On the last Saturday of April since 2008, International Save The Frogs Day lives out its mandate as the worlds leading amphibian conservation organisation. To use International Save The Frogs Day as a means to raise awareness about the global endangerment of frogs.
Countries all over the world join forces on the last Saturday of April to educate communities about frogs and conservation in general. Food chains and ecosystems are naturally interdependent. Therefore, one cannot look at the endangerment of frogs without taking into account environmental factors and restrictions such as urbanisation and pollution.
Did you know that the Giant African Bullfrog is endemic to the Diepsloot (river)? According to Leap Day For Frogs, The Giant Bullfrog is South Africa’s largest frog species. Although these frogs have a life expectancy of 45 years, they cannot procreate until they are at least 12 years of age. Since “80% of this species’ habitat has been lost in urban areas, particularly in Gauteng”, it is important that we teach communities about the crucial role that frogs play in our ecosystems. To regulate the potential over-population of creatures such as flies and rats.
#FrogsMustRise #RatsMustFall are the hashtags and war cry of almost 200 children who marched from the Father Louis Blondel Centre in Ext 10 of Diepsloot to Shumbashaba (plot 112, Mnandi Road), with the help of South Africa’s Police Service (SAPS) in Diepsloot. The event was sponsored by The Wot-If? Trust in collaboration with Dr Jane Goodall Roots and Shoots South Africa programme as well as Shumbashaba.
— The Wot-if? Trust (@Wotiftrust) April 29, 2017
Shumbashaba‘s facility is all about “Horses Helping People” so this farm gives children a holistic approach to learning about animals and the environment. Dr Jane Goodall’s Roots and Shoots programme was founded in 1991 and has since expanded to included 100 chapters in countries all over the world. The programme is fundamentally about encouraging the youth to take ownership of their futures by taking a stand today! National Coordinator for the Roots and Shoots South Africa programme, Rita Groenewald, oversees the implementation of this programme in 10 regions within South Africa. One of her most successful groups could be recognised as the 60+ pupils that attend the weekly programme inside the Father Louis Blondel Centre (FLBC) in Ext 10, Diepsloot. This facility is managed by The Wot-If? Trust.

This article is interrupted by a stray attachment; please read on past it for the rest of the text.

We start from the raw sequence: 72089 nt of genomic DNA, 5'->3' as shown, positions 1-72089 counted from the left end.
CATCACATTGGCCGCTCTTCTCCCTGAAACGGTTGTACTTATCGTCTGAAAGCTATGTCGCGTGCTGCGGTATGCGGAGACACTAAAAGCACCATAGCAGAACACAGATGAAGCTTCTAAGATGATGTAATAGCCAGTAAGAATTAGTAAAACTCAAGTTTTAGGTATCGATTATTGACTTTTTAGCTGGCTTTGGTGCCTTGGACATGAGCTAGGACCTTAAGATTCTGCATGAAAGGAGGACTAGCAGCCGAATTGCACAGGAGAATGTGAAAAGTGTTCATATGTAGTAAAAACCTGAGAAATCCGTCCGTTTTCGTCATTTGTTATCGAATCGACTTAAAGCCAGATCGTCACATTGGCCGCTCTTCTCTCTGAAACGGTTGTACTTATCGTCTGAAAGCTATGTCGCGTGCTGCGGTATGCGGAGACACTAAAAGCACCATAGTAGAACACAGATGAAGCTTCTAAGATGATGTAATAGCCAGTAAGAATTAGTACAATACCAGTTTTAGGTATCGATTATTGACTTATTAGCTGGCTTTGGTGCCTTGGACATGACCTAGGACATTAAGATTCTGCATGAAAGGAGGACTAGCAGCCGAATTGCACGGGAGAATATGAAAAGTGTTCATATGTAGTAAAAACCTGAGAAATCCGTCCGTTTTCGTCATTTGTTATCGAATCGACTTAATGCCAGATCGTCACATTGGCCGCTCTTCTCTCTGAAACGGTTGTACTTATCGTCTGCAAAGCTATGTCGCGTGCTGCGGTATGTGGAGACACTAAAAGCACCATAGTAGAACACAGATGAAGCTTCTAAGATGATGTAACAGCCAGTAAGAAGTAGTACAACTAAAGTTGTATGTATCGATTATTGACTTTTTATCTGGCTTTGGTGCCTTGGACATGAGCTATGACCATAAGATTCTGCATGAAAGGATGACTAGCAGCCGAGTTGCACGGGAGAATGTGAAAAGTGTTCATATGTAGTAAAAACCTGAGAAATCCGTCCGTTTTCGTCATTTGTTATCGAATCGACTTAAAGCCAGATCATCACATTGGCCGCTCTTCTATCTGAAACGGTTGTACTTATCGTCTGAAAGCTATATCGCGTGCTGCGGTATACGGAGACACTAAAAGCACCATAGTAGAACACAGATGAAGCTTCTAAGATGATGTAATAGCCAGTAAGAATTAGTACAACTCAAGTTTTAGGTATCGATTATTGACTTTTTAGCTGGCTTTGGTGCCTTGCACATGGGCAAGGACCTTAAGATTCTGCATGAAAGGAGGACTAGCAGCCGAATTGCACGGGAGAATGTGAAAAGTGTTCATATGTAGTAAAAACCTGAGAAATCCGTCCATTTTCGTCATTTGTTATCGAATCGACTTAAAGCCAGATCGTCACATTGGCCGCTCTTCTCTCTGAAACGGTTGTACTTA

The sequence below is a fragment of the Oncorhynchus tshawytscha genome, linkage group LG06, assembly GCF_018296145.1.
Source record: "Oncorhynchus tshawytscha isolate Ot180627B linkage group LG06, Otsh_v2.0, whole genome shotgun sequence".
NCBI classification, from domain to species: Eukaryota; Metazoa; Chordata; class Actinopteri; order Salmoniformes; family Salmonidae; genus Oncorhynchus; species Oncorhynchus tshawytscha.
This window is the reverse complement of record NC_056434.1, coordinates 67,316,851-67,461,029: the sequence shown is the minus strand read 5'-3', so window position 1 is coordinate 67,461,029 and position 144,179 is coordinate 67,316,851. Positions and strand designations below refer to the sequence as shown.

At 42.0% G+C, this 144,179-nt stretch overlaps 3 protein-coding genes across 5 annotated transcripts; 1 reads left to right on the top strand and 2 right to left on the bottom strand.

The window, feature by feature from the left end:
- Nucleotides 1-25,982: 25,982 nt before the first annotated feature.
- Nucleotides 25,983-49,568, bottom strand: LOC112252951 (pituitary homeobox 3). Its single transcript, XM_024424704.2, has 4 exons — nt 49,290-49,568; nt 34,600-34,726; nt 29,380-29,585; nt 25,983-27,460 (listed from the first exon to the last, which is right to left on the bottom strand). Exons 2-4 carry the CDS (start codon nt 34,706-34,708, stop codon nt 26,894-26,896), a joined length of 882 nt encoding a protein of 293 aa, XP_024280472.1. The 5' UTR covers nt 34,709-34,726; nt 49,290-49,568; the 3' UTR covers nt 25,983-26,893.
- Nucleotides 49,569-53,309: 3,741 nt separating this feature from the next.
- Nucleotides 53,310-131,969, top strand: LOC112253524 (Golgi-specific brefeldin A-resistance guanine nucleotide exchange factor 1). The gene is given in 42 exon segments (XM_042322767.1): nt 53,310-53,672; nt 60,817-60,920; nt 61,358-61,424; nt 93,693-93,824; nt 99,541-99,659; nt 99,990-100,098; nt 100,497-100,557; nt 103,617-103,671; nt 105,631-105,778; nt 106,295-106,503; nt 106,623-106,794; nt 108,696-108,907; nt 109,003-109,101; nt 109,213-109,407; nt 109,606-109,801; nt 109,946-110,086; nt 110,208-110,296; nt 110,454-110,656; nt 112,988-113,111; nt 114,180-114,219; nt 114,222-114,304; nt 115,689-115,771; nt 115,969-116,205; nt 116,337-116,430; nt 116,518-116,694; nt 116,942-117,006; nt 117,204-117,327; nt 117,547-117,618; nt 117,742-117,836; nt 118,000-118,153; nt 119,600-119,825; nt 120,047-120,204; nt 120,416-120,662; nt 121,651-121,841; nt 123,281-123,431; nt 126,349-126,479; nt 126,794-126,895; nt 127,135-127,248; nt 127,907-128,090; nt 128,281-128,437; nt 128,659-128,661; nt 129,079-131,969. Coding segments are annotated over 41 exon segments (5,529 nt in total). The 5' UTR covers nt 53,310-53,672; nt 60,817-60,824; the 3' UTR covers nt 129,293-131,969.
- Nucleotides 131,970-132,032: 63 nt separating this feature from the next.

The Wot-If? Trust has become synonymous with building a brighter future for Diepsloot. Through various programmes and initiatives Wot-If? facilitates the development of a Diepsloot 2030 vision. Consultation with community stakeholders plays a crucial part in the (systemic) approach Wot-If? undertakes to socially and economically uplift the Diepsloot community. Saturday, 29 April 2017, marks the fourth year Wot-If? chose to sponsor the annual International Save The Frogs Day celebrations. Every year it gets bigger and better with regards to the impact it has on children’s understanding of animals and the environment.
The 2017 International Save The Frogs Day programme entailed a range of touch points about frogs. A froggie market with Wot-If? Women’s Empowerment handmade products was on sale. This was followed by a talk about the similarities between endangered species (specifically vultures) given by Vulpro and The MonteCasino Bird Gardens. The cherry on top had to have been the edutainment with frogs, birds and reptiles. The fear, curiosity and anxiety about these species soon evaporated as children were given the chance to constructively engage with these animals. Even the Women’s Empowerment handmade products participants (who are far beyond their youth) were eager to learn more about their environment. The programme came to an end with Dance To Be Wild – an initiative that uses dancing as a medium to raise awareness about “wild animals” and their environment – sharing a pantsula piece.
Today, on the 29th of April 2017, close to 300 people (including all the volunteers and children) who care about Diepsloot and its prosperity came together to learn about the environment and celebrate frogs. Hopefully each of those people makes a greater impact in the world by sharing what it is they learned. But change doesn’t come from hope, it comes from work! So we look forward to seeing you all on the last Saturday of April 2018 and so on… View full photo album on FB